(Interviewed by Kazumi Narabe)

Could we begin by asking about the conditions the Yokohama Noh Theater opened under and what sort of management policies were adopted initially.
    At the time of our opening there were seven Noh theaters in the Tokyo area holding performances on a regular basis, including the National Noh Theater, the Kanze Noh Theater and the Hosho Noh Theater. As a newcomer in this competitive market, we thought about what could distinguish us as a Noh theater with a truly Yokohama uniqueness and character. As a city we don’t have the long tradition of performing and watching Noh plays like Kyoto and Kanazawa. So, we decided to try to become a Noh theater that would be more open to the general public. We thought that we could develop an audience by actively teaching people about the essence of Noh and Kyogen and finding a market in new areas by proposing new ways of enjoying Noh/Kyogen. Our catch phase for this new approach was ”A Noh Theater that is accessible and easy to enter.“
    The origins of Noh as a performing art go back to late in Japan’s Kamakura Period (1185-1333) and early in the ensuing Muromachi Period (1336-1573), which makes it the oldest continuing form of performing art in the world today. The framework of Noh as we know it today dates back about 600 years to the father and son playwrights Kanami and Zeami, and during the Edo Period (1603-1867) it was supported and thus preserved by the Edo Bakufu government in the form known as Shikigaku that was performed as a kind of ritual for the samurai class. Under this system, Noh performers were able to pursue their art as subsidized artists. In other words, it was not an art that depended on attracting an audience among the common people.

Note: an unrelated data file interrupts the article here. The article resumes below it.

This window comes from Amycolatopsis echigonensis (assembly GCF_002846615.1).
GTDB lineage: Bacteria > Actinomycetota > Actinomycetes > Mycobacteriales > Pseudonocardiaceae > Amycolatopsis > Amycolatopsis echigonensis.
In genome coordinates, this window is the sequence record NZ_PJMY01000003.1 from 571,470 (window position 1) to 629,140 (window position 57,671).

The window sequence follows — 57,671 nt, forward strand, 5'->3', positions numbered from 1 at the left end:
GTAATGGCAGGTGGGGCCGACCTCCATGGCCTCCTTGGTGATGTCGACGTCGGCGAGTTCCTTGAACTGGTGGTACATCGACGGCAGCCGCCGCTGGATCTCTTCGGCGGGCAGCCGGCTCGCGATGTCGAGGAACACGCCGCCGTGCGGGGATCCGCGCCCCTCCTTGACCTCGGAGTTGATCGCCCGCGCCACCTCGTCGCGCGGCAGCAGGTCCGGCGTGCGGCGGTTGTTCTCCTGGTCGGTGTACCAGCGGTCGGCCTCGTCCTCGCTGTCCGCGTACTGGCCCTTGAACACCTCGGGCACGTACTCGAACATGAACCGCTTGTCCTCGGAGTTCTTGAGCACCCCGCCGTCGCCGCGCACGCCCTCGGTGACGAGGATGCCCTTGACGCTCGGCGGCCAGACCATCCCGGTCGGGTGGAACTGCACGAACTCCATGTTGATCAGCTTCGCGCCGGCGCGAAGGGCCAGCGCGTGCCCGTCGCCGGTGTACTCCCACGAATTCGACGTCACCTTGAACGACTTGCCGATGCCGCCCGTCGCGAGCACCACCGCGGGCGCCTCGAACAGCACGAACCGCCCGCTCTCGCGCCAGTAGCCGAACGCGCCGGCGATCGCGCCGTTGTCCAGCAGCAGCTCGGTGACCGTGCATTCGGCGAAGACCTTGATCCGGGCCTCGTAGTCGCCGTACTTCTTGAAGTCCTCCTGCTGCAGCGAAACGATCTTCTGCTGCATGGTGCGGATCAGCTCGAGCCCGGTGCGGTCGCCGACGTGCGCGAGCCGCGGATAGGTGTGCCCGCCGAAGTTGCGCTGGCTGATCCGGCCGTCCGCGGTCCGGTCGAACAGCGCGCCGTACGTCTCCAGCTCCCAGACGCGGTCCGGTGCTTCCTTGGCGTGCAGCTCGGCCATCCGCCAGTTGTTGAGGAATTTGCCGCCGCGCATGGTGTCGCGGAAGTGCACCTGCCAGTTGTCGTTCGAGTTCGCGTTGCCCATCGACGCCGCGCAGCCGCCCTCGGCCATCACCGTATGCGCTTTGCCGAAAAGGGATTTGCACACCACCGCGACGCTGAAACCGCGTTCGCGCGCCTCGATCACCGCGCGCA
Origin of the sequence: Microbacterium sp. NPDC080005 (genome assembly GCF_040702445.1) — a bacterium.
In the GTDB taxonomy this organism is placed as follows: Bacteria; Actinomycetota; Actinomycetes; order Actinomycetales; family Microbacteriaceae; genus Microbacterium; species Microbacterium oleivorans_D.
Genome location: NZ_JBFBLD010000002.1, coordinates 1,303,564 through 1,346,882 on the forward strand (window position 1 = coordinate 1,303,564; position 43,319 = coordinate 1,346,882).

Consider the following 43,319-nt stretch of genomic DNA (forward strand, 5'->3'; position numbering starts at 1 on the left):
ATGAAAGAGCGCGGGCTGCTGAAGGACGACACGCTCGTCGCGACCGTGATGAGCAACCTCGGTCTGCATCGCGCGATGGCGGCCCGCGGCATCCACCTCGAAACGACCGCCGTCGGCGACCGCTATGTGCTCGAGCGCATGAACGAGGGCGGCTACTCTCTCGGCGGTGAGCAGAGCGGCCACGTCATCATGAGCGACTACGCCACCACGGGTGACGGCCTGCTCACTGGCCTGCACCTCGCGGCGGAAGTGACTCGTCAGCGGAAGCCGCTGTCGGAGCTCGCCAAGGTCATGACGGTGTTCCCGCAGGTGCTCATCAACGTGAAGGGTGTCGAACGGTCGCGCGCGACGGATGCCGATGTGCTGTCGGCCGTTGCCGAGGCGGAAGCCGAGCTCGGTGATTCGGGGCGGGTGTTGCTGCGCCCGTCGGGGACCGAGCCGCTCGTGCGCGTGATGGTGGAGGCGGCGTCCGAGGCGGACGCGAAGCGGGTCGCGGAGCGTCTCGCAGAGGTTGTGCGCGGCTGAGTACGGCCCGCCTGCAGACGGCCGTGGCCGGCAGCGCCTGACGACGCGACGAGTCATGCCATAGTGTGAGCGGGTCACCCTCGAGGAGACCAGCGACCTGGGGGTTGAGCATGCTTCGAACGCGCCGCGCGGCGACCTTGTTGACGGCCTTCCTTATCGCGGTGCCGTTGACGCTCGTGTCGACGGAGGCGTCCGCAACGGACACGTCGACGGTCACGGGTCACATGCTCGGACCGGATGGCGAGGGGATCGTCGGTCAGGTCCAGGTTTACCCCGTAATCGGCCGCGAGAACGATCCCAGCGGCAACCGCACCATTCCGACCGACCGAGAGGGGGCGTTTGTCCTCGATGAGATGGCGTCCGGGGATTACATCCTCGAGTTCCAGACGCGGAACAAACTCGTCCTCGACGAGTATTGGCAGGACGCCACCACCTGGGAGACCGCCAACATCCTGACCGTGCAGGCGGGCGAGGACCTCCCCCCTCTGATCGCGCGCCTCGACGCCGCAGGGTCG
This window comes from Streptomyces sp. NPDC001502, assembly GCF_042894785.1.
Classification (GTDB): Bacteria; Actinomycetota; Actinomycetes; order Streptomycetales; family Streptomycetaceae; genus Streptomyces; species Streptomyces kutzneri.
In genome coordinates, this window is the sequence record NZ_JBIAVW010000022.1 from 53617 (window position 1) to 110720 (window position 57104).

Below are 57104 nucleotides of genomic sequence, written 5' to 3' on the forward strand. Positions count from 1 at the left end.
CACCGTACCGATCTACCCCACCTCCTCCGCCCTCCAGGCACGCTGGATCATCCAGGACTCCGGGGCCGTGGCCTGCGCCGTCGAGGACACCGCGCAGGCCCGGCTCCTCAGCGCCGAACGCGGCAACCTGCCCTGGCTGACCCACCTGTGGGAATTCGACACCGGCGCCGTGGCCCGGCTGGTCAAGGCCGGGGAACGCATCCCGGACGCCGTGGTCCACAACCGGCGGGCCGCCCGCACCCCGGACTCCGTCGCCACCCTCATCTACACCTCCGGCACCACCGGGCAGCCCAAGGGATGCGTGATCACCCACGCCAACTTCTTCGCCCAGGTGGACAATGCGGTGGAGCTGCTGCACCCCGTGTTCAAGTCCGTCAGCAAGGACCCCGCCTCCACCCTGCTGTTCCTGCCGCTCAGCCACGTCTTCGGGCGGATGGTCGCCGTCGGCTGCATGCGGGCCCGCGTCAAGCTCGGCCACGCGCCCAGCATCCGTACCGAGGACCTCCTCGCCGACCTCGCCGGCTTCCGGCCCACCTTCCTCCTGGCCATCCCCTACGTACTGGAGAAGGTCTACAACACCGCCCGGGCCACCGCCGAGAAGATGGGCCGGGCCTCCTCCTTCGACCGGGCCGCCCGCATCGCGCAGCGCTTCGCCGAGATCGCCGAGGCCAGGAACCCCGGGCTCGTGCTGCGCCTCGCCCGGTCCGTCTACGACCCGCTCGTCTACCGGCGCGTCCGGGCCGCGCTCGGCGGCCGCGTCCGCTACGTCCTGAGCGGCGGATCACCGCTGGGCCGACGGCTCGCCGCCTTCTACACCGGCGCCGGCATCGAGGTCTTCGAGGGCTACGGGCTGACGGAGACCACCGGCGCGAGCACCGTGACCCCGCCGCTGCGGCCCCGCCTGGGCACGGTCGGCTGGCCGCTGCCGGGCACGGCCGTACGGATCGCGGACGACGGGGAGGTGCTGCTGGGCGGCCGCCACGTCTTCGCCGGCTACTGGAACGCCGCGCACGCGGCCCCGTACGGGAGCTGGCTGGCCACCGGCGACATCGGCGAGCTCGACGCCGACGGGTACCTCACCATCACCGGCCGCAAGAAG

After the change in government with the Meiji Restoration and on through the Meiji Period (1868-1912), Noh artists made their living by taking on many apprentices and students under a hereditary family-lead school system. In this environment, most of the audience for Noh/Kyogen was the apprentices and students studying the traditional Noh vocal [narrative songs] and dance arts from the Noh masters. This made Noh/Kyogen a rather closed world that was difficult to enter for people from the general public who otherwise might want to go and see Noh performances. That is why we at the Yokohama Noh Theater decided to develop audience by ”marketing“ to a wider range of people, including people who wanted to see Noh/Kyogen as a performing art, people who wanted to learn about the Noh art for their personal education and people interested in the artistic aspects of Noh.

In your business and its ”marketing“ you always combine the four elements of performances, seminars, workshops/classroom type study and exhibitions. Also, as an outgrowth of your lectures and exhibitions, you have also dedicated efforts to media such as publishing. While keeping mainly Noh and Kyogen performances the central pillar of your business, how do you put together your programs?